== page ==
The big picture: 65 million years of temperature swings

Greenland Interglacial Temperatures – last 10,000 years. Are we headed for an ice age? (See below for more detail.)

David Lappi is a geologist from Alaska who has sent in a set of beautiful graphs–including an especially prosaic one of the last 10,000 years in Greenland–that he put together himself (and which I’ve copied here at the top).

If you wonder where today’s temperature fits in with the grand scheme of time on Earth since the dinosaurs were wiped out, here’s the history. We start with the whole 65 million years, then zoom in, and zoom in again to the last 12,000 from both ends of the world. What’s obvious is that in terms of homo sapiens history, things are warm now (because we’re not in an ice age). But, in terms of homo sapiens civilization, things are cooler than usual, and appear to be cooling.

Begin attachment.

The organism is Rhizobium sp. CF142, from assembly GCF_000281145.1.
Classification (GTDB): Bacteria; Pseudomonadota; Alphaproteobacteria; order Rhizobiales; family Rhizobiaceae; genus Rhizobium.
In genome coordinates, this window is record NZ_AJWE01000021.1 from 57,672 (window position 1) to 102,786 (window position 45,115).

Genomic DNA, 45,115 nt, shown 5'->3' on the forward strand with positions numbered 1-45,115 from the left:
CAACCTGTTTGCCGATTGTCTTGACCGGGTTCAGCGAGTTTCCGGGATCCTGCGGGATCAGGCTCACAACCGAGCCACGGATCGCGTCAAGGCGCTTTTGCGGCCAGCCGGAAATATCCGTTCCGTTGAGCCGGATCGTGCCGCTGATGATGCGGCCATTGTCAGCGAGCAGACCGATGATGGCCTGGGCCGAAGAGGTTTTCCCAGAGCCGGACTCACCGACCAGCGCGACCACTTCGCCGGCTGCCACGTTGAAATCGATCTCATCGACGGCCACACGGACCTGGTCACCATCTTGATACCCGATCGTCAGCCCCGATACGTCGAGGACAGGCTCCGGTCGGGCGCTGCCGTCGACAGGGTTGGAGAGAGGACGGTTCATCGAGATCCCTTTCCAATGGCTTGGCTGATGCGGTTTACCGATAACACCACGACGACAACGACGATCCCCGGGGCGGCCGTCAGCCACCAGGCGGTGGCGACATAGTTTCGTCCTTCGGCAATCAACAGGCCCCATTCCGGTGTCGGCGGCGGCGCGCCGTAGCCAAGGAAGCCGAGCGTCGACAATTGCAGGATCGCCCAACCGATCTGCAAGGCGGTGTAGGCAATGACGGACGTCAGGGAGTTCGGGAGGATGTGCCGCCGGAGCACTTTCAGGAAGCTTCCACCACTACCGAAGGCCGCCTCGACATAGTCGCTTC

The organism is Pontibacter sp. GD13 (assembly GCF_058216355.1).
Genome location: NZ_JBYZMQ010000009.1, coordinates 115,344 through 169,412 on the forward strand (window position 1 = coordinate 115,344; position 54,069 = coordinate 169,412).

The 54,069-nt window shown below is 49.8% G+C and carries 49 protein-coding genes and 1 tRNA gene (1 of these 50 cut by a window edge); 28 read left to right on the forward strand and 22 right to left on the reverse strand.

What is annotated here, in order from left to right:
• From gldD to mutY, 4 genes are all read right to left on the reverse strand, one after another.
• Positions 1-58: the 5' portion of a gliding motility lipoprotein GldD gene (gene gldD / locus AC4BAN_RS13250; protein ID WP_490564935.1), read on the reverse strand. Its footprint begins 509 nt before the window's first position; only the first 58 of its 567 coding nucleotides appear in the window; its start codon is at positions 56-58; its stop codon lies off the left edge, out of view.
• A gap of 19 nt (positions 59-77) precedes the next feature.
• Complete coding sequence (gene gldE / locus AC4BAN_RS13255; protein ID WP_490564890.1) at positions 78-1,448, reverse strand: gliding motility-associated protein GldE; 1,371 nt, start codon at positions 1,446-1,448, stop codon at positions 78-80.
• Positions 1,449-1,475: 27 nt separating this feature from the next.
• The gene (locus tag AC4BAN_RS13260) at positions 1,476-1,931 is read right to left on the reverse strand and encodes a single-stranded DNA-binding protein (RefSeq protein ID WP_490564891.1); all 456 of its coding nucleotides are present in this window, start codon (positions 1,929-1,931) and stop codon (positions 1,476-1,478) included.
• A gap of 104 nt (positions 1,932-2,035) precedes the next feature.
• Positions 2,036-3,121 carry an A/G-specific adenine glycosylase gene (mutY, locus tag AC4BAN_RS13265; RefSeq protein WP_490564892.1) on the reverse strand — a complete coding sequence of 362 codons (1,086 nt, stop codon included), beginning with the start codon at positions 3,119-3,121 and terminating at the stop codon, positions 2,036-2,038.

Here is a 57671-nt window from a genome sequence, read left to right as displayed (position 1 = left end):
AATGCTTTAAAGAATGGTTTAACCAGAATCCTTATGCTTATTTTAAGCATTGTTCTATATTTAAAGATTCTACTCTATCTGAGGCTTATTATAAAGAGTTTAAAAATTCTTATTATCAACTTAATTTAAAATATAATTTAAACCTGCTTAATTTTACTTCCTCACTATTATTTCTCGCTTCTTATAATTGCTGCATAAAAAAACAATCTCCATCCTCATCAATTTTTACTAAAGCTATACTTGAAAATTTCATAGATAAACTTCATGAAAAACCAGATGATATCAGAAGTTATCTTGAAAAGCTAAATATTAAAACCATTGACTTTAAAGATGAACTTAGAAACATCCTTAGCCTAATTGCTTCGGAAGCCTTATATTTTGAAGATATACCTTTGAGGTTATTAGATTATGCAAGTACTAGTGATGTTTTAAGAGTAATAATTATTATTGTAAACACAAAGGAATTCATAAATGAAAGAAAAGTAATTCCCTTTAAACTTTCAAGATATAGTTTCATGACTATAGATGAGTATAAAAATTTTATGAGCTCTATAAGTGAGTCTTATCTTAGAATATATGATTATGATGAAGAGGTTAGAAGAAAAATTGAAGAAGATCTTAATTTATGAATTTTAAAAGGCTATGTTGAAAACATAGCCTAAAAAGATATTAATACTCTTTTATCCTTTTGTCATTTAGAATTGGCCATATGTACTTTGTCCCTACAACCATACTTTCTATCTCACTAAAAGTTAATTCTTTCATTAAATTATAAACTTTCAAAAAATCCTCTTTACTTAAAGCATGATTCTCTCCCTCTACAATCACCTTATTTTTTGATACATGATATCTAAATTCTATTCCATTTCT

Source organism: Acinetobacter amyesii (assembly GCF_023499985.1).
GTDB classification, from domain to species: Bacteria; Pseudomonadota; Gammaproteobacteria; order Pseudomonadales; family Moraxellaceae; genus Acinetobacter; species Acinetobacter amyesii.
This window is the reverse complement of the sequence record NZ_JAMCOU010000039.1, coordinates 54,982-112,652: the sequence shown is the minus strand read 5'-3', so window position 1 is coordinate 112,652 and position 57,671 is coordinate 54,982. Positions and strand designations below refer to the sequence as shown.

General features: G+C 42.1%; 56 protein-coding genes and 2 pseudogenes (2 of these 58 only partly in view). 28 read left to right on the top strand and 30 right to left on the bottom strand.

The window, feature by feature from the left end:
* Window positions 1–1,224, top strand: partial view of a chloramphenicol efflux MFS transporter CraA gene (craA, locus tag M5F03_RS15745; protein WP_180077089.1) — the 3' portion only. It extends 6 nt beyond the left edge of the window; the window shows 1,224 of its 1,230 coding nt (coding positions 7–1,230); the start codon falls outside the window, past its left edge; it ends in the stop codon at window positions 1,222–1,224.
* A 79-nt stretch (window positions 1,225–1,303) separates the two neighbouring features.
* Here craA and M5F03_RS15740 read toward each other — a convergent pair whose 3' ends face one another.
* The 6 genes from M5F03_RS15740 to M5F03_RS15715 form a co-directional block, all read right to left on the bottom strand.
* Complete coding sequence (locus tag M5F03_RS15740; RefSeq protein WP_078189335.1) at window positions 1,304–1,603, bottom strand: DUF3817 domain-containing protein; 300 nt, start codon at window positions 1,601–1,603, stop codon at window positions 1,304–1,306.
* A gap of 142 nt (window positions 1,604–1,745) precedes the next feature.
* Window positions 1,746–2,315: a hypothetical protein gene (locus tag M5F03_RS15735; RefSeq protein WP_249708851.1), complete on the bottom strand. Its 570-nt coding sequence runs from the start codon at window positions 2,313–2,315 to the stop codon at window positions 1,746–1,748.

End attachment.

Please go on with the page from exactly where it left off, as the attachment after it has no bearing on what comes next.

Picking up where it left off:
Then again, since T-rex & Co. vanished, it’s been one long slide down the thermometer, and our current “record heatwave” is far cooler than normal. The dinosaurs would have scoffed at us: “What? You think this is warm?”

With so much volatility in the graphs, anyone could play “pick a trend” and depending […]

Carbon rises 800 years after temperatures

Ice cores reveal that CO2 levels rise and fall hundreds of years after temperatures change

In 1985, ice cores extracted from Greenland revealed temperatures and CO2 levels going back 150,000 years. Temperature and CO2 seemed locked together. It was a turning point—the “greenhouse effect” captured attention. But, in 1999 it became clear that carbon dioxide rose and fell after temperatures did. By 2003, we had better data showing the lag was 800 ± 200 years. CO2 was in the back seat.

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